Airlines Add Direct Routes between China and US

Beijing, June 20, 2014 (Global Times), — It is quite rare to see numerous routes opened between China and the United States within two weeks, but this is exactly what is happening now.

Hainan Airlines, the fourth-largest airline in China in terms of fleet size, opens the nonstop route between Beijing and Boston, its third US city after Seattle and Chicago, Friday.
Chinese students from Northeastern University were invited to the ceremony at Boston Logan International Airport to celebrate the arrival of the first nonstop flight from Beijing (photos provided by NUCSSA).

Hainan Airlines is not alone.

On June 12, American Airlines Group Inc started its maiden flight of a nonstop daily service between Shanghai and Dallas, with 240 passengers on board.

This new flight is the airlines’ fourth nonstop route connecting China to the US, with the other three being Shanghai-Chicago, Shanghai- Los Angeles and Beijing-Chicago.

One day earlier, United Airlines launched a nonstop service between Chengdu, capital of Southwest China’s Sichuan Province, and San Francisco in the US, the first nonstop service between the US from central and western China.

At the same week, Air China declared that it is now offering nonstop flights between Beijing and Washington DC four times a week, making the city its seventh destination after New York, Los Angeles, and San Francisco in North America.

In the past, passengers often chose Korean Air, Asiana Airlines, Cathay Pacific Airways or Japan Airlines to the US via Hong Kong, Incheon in South Korea and Narita in Japan.

“The boom is mainly due to the frequent business trips and travelers between the two countries, as well as the economic recovery of the US, which has brought about a big transport demand,” Cao Yin, consulting director of the Martec Group, a US market research and consulting firm, told the Global Times Wednesday.

Figures from the Office of Travel and Tourism Industries under the US Department of Commerce show that China ranked as the seventh-largest international travel market in terms of number of visitors in 2013, with 1.81 million, up 23 percent than in 2012.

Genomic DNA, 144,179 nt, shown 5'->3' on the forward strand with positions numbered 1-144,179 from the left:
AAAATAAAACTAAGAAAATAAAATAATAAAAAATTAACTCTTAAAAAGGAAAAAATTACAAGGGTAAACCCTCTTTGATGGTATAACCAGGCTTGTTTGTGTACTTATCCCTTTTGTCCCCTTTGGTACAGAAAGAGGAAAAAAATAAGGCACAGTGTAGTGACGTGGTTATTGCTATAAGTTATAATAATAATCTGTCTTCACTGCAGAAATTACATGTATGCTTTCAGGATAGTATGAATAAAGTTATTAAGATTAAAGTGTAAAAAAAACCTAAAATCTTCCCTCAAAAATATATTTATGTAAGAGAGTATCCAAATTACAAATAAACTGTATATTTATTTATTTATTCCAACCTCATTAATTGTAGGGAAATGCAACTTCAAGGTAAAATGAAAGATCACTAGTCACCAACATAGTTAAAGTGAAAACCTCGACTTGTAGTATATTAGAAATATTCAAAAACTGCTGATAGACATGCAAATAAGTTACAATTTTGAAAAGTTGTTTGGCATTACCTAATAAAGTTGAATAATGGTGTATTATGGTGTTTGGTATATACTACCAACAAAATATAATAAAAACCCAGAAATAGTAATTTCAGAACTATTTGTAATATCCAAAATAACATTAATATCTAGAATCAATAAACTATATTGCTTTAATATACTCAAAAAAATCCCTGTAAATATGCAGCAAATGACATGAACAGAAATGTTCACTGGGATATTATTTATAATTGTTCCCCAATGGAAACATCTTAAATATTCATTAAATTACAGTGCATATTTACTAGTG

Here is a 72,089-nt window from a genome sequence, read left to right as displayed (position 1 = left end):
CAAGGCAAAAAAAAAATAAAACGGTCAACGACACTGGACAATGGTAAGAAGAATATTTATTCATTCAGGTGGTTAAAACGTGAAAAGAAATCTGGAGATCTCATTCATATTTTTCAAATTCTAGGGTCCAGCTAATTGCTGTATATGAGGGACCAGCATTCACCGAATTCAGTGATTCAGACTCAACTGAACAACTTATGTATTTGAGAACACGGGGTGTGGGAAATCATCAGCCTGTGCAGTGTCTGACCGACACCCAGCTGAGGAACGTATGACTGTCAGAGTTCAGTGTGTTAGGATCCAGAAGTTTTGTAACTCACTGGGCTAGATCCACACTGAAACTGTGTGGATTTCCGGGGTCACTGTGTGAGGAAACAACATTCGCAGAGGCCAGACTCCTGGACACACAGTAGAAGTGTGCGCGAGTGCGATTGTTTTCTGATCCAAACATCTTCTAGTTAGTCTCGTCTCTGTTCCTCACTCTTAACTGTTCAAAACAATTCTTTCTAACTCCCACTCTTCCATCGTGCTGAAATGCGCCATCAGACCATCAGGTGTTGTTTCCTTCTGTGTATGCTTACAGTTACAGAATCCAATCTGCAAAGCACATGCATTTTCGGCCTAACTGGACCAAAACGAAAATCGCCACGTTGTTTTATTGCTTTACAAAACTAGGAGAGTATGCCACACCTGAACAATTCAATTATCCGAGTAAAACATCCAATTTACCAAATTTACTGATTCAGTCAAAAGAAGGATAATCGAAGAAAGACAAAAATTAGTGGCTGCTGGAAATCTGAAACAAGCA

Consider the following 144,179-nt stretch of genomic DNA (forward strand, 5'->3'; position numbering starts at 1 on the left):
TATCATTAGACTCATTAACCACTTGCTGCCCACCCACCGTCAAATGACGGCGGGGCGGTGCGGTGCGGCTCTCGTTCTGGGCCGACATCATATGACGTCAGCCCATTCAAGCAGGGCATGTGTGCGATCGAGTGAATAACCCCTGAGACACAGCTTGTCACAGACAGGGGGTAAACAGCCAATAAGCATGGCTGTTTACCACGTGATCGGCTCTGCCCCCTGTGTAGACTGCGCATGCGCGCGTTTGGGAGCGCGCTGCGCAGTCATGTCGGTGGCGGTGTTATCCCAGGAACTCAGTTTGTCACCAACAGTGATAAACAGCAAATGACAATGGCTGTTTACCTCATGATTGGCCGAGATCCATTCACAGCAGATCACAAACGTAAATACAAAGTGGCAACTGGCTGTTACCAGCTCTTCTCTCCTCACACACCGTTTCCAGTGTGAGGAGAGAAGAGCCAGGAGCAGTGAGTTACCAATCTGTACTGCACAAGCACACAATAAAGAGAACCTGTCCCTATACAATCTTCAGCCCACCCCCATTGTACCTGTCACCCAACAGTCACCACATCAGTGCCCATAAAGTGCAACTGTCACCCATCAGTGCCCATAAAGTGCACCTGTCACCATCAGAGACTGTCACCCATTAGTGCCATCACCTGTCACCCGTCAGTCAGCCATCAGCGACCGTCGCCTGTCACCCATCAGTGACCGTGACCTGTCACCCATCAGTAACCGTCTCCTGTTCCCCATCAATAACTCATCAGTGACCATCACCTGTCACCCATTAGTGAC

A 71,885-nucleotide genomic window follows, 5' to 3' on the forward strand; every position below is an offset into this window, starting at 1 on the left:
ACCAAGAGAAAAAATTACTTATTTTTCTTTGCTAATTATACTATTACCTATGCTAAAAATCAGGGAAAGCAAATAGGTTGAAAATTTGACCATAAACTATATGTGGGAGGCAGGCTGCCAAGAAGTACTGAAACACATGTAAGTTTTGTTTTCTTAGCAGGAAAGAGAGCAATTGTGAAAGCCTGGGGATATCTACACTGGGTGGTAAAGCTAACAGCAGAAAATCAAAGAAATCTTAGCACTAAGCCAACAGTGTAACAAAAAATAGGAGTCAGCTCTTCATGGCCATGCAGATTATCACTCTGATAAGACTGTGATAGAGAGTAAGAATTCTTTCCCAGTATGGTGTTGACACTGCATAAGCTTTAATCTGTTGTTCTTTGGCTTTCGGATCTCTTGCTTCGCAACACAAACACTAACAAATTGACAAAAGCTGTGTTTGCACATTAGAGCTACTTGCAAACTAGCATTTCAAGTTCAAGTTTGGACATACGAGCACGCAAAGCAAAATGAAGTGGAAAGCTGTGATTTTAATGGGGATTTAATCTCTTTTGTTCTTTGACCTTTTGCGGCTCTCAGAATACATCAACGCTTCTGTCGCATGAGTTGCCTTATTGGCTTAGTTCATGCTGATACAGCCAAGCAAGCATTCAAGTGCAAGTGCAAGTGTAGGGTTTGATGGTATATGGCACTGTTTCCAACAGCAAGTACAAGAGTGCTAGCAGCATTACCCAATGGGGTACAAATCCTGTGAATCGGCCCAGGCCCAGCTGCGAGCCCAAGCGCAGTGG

However, it is not easy for the domestic airlines to shake the dominant status of US airlines, which have the advantages of fleet size and networks.

In 2010, United Airlines merged with its rival Continental Airlines, which made the new company the largest airline in history, extending its network in China. In April this year, James Compton, who oversees United’s operations, said that the company plans to increase 20 percent of its capacity for China routes in the second quarter of 2014.

Delta Air Lines depends more on cooperation with China Eastern Airlines and China Southern Airlines to extend its network in China.

American Airlines, which entered the Chinese market in 2006, is expected to increase its capacity in China as more routes started.

In an e-mail to the Global Times last week, Hainan Airlines said it will fly to more cities in central and southern US, and it plans to open two or three direct routes from Beijing to eastern and south-central US with Boeing 787 airplanes.

China Eastern also vowed to update its models and frequent the routes. From next Wednesday, the company plans to expand the route between Shanghai to New York from seven times per week to 10 times.

Zhang Wei, an air-mile “millionaire” who is a lifetime platinum card member of Air China in Beijing, told the Global Times that he has flown United Airlines, Delta Air Lines, and Air China in the past 10 years, but he prefers Air China as he found that “their service is sweet,” and he can easily enjoy the preferential policies for air miles in China.

However, he said the network of Air China in the US is not as extensive as its rivals such as Delta and United based there, which makes “transfers not as convenient as expected.”